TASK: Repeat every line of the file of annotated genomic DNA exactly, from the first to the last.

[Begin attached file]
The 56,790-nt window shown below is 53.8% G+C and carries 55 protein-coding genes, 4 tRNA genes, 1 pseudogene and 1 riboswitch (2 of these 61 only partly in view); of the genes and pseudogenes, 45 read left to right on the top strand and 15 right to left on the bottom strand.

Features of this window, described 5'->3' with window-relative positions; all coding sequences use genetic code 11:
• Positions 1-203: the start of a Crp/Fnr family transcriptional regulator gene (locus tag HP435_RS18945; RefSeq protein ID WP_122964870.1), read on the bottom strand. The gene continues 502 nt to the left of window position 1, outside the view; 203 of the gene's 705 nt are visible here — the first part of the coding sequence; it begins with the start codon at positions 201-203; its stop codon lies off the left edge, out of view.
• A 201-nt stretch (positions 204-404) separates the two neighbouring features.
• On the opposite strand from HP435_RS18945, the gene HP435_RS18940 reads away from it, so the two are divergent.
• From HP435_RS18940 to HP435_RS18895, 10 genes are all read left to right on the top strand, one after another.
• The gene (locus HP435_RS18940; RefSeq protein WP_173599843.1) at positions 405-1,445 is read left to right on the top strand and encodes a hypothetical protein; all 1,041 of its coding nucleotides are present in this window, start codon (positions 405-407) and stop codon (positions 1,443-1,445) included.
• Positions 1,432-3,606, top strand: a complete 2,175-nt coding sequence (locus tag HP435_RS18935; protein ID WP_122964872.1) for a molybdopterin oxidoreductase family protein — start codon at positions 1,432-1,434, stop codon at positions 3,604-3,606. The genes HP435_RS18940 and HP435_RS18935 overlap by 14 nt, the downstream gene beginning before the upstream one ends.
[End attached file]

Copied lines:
The 56,790-nt window shown below is 53.8% G+C and carries 55 protein-coding genes, 4 tRNA genes, 1 pseudogene and 1 riboswitch (2 of these 61 only partly in view); of the genes and pseudogenes, 45 read left to right on the top strand and 15 right to left on the bottom strand.

Features of this window, described 5'->3' with window-relative positions; all coding sequences use genetic code 11:
• Positions 1-203: the start of a Crp/Fnr family transcriptional regulator gene (locus tag HP435_RS18945; RefSeq protein ID WP_122964870.1), read on the bottom strand. The gene continues 502 nt to the left of window position 1, outside the view; 203 of the gene's 705 nt are visible here — the first part of the coding sequence; it begins with the start codon at positions 201-203; its stop codon lies off the left edge, out of view.
• A 201-nt stretch (positions 204-404) separates the two neighbouring features.
• On the opposite strand from HP435_RS18945, the gene HP435_RS18940 reads away from it, so the two are divergent.
• From HP435_RS18940 to HP435_RS18895, 10 genes are all read left to right on the top strand, one after another.
• The gene (locus HP435_RS18940; RefSeq protein WP_173599843.1) at positions 405-1,445 is read left to right on the top strand and encodes a hypothetical protein; all 1,041 of its coding nucleotides are present in this window, start codon (positions 405-407) and stop codon (positions 1,443-1,445) included.
• Positions 1,432-3,606, top strand: a complete 2,175-nt coding sequence (locus tag HP435_RS18935; protein ID WP_122964872.1) for a molybdopterin oxidoreductase family protein — start codon at positions 1,432-1,434, stop codon at positions 3,604-3,606. The genes HP435_RS18940 and HP435_RS18935 overlap by 14 nt, the downstream gene beginning before the upstream one ends.